Just a few months back, during December of 2013, I was an MBA student from Pontificia Universidad Catolica de Chile that had just received an invitation to join a group of international students in a pilot effort, an online course, that promised to raise our awareness on matters of sustainability and the environment. But, the call from Brad Gentry, Professor and Co-Director of the Yale Center for Business and the Environment, led us beyond this initial expectation into a rich and collaborative environment where we were challenged to explore new approaches to global issues and to connect with peers from other top business schools and executives from companies around the world that were in search for real solutions to these huge problems.
Therefore, through this course, I was also introduced to the Global Network for Advanced Management (GNAM), which is a nascent community that links 27 of the world’s best business schools and shares the goal of educating the future leaders for a truly globalized planet, and the World Business Council for Sustainable Development (WBCSD), a CEO-led organization that lines up more than 200 forward-thinking companies, all of them committed to create a sustainable future for business, society and the environment.
The format of the course was impressive and very different in many ways from the massive, online academic offerings that have been around for many years for popular consumption:
1) This was a SNOC (Small Network Online Course), a carefully tailored program that allowed multiple interactions between the 41 student-participants and the more than 20 different speakers, professors and teaching assistants that were fully engaged with our training. In addition to the two weekly video conferences, and many other private video meetings arranged in smaller teams, we had chats, discussion boards, multiple sharing tools (academic and social) and even online office hours, with the objective of making this investment of time well worth it for all.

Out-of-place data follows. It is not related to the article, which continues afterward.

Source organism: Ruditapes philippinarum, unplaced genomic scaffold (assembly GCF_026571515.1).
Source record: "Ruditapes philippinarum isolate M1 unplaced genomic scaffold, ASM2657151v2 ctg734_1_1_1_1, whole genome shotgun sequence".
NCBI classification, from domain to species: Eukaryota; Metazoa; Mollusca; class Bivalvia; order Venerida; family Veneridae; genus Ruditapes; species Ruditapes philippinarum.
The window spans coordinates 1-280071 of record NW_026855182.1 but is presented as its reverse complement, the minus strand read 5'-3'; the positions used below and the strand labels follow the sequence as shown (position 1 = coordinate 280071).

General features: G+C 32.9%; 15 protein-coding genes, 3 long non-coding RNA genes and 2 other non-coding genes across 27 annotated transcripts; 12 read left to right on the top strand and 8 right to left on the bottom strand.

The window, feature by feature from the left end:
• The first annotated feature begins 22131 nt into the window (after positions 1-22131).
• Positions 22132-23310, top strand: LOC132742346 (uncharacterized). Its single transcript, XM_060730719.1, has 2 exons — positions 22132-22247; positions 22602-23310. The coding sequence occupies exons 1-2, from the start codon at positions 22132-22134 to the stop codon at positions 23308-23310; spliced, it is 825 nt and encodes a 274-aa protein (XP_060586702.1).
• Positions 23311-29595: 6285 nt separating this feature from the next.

2) As working in global teams was one of the main goals of the course, we were assigned to different student groups in each half of the semester, with the purpose of reviewing two “raw cases”, or business dilemmas, that important companies around the world were facing in their management of natural resources: Coca Cola with water, General Electric with energy, Alcoa with materials, Dow Chemical with natural areas, GAR with food and Swiss Re and finally Oxfam America with climate change. But performing an academic exercise was thought to be not enough engagement for the group: We were also given the task to combine our newly acquired knowledge and the tools that we had learned during our time in business school to design and present real solutions to executives of these firms, in a truly unforgettable opportunity for all of us.
Therefore, I can confidently say that this course was not an ordinary course, for ordinary business professionals, or for ordinary times. This was much more personal, close, intensive, collaborative and transformational, a huge impact to our lives.
Accordingly, after my completion of the Natural Capital course in May of this year, I decided to continue this journey of training, exploration and work in the midst of this thriving and highly-connected community by joining the Master of Advanced Management program at Yale and the Center for Business and the Environment (CBEY), where as a Research Student I work in developing specialized training for business leaders and in promoting entrepreneurial activities among students and faculty members of the Global Network for Advanced Management.
Let me finish this review by asking you: What are you waiting to start your own journey?
Be the most connected, join GNAM and enroll in the course Natural Capital: Risks and opportunities in global resource systems.
It will be truly transformational!